On September 6, the Supreme Court decriminalised sexual relations between consenting adults of the same sex. The historic judgement has thrust Jammu and Kashmir into a debate about individual liberties but has also given rise to confusion.

Some media reports raised questions about whether the Supreme Court order reading down Section 377 of the Indian Penal Code, which criminialised homosexuality, would apply to Jammu and Kashmir. This is because the state has a separate constitution and penal code that require central laws to be approved by the assembly before they can be implemented in the territory.

However, legal experts argue that a decree of the Supreme Court stands on a different platform than a law made by Parliament. They point to a 1995 judgment of the Jammu and Kashmir High Court about whether a provision of the Indian Penal Code struck down by the Supreme Court would apply to the state. The High Court held that the direction of the Supreme Court would indeed apply to the state.

Regardless of the question about whether the judgement can be directly applied to the state, said queer activist Ajaz Bund, the Supreme Court verdict on 377 could act as a benchmark judgement to move a petition in the Jammu and Kashmir High Court to have the mirror law in the state overturned.

For now, he said, the judgement has the potential to start a debate about queer rights in the Kashmir Valley. “The ground has been built to reinforce a positive attitude,” he said. “We have to move beyond religion and look at this matter from the framework of human rights.”

Identical laws

The Jammu and Kashmir state follows its own penal code called the Ranbir Penal Code. It was framed in 1932 along the lines of the Indian Penal Code, during the rule of the Dogra monarch, Ranbir Singh. Section 377 of the Ranbir Penal Code criminalises same sex relationships, as did the recently read-down Section 377 of the Indian Penal Code.

Justice Hasnain Masoodi, who retired as a judge of the Jammu and Kashmir High Court in 2016, disagreed with the popular belief that the Supreme court judgement was not directly applicable to Jammu and Kashmir. “My understanding is that it does apply,” he said.

Masoodi said that the Supreme Court did not merely scrap the 158-year-old law –
it also commented on the philosophy of the law. The Supreme Court, he said, “struck down a mindset”.

“The judgement tells us that whatever was taken as an aberration, a mental ailment, is not so,” said Masoodi. “The judges say that history owes an apology [to the LGBT community]. We can not have an island of different law when such a strong judgement comes from the Chief Justice of the country.”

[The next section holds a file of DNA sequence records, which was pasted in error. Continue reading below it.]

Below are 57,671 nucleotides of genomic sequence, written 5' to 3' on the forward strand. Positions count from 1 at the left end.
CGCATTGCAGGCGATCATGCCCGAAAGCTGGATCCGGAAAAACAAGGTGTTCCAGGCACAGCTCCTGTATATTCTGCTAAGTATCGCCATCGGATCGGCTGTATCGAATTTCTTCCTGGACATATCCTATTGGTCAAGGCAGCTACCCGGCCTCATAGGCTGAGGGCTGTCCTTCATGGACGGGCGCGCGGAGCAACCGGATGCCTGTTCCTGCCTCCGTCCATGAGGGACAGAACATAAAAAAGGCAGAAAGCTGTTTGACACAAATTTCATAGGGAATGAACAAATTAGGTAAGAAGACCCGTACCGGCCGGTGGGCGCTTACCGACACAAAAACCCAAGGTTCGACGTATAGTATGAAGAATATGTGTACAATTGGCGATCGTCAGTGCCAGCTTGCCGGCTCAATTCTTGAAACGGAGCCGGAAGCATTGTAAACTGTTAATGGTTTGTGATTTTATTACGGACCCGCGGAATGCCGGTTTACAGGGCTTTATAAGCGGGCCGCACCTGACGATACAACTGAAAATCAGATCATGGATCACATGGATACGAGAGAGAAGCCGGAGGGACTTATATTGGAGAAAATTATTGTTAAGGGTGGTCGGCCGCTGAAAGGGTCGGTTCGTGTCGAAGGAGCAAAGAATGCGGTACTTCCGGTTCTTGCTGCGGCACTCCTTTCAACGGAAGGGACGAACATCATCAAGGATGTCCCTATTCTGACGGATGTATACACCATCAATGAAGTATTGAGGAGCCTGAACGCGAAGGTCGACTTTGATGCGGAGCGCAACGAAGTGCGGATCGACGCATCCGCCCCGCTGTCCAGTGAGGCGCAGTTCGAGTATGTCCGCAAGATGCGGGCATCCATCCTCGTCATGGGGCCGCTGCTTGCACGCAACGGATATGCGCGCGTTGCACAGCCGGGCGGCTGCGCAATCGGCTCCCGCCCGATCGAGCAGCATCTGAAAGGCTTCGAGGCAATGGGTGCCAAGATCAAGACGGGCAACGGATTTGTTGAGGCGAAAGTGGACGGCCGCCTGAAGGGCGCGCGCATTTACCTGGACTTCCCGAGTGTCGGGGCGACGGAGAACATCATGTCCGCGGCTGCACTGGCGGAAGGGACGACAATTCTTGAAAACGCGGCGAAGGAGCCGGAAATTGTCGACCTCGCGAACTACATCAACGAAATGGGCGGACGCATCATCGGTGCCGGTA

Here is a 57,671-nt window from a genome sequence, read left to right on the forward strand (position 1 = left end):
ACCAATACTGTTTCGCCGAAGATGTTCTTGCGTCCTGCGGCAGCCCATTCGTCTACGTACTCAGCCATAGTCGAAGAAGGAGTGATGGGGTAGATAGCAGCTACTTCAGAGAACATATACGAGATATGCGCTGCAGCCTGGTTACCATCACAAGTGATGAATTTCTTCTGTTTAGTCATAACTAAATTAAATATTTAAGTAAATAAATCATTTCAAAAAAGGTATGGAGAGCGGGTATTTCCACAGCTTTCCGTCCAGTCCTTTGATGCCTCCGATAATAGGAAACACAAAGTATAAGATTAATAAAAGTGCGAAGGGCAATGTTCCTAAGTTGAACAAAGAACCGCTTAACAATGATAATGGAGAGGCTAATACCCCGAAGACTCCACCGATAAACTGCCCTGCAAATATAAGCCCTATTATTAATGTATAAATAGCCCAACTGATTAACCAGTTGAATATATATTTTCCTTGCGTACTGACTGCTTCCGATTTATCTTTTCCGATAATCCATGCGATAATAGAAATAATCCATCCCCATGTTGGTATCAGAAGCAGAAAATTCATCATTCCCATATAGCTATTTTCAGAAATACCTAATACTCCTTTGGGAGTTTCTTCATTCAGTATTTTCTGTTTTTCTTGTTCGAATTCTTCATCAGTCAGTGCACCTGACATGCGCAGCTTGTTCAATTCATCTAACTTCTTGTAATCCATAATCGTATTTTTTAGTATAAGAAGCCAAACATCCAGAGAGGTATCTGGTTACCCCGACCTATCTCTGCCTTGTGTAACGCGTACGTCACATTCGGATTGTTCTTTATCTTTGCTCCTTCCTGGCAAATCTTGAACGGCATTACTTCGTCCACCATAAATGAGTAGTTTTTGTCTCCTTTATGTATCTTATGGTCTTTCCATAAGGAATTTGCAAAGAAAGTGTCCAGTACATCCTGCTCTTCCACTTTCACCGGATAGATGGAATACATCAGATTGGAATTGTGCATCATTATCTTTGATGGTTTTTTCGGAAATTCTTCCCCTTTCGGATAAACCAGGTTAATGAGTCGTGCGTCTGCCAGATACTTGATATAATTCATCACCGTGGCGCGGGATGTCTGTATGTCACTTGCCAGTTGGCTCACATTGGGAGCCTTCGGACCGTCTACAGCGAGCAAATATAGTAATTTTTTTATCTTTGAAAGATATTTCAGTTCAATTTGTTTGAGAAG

Masoodi pointed out that regardless of Article 370 of the Indian Constitution that gives autonomy to Jammu and Kashmir, the Supreme Court judgement was applicable owing to Article 141. This provision states that “the law declared by Supreme Court to be binding on all courts within the territory of India”.

In addition, a lawyer who did not wished to be identified pointed to a 1995 judgement of the Jammu and Kashmir High Court ruling that if the Supreme Court invalidated a law that was mirrored in the state’s books, this would be directly applicable to the state. The verdict came in a case titled Jankar Singh vs State, when a Division Bench of the Jammu and Kashmir High Court struck down Section 303 of the Ranbir Penal Code, relating to the death penalty for a person who committed murder while serving life imprisonment.

The Division Bench had said that the Supreme Court judgement was binding not only under the Article 141 of the Constitution but also the “doctrine of binding precedent”. “The moment a judgment is pronounced by the Supreme Court, the law is declared and everyone is supposed to know the law,” it said.

The Division Bench added, “When the highest court in the land gives an exposition of law, it has to be taken as if that was always the position of law.”

Long road ahead

Despite the court decision, LGBT people in the state will still face a struggle. In the Kashmir Valley, until the late 1970s, there were several men who were publicly known to be homosexuals and society generally showed tolerance.However, this faded as Islamic conservatism in the Valley intensified.

Over the years, with Islamic militancy sweeping the Valley, sexual minorites have sought acceptance within a religious framework. Bafflingly, at a public event in December, some members of the transgender community in Kashmir expressed support for Section 377.

Syed Jaasirah, who has researched transgender matchmakers in Kashmir, said that the community’s support for the law represented “the intensity of having internalised marginalisation”. She explained: “Societal morality dictates their behaviour and opinions and most of the time they have to hide their desires.”

Though the Supreme Court judgement would strengthen the community’s struggle in Kashmir, Jaasirah said, the community in Kashmir still faced multiple constraints. “Unless the possibility of such laws and rights is known to them, it is difficult for them to talk about it,” she said.

At this juncture, it is imperative for society to be made more sensitisive to debates around gender and sexuality, she said. “The repercussions can be many in a society like ours where even the leading daily makes no mention of such an important Supreme Court verdict,” Jaasirah said. “Society has been discriminatory and as much as it is easy for people like us to talk about it. But for people on the receiving end of oppression, the struggle doesn’t end with a judgment.”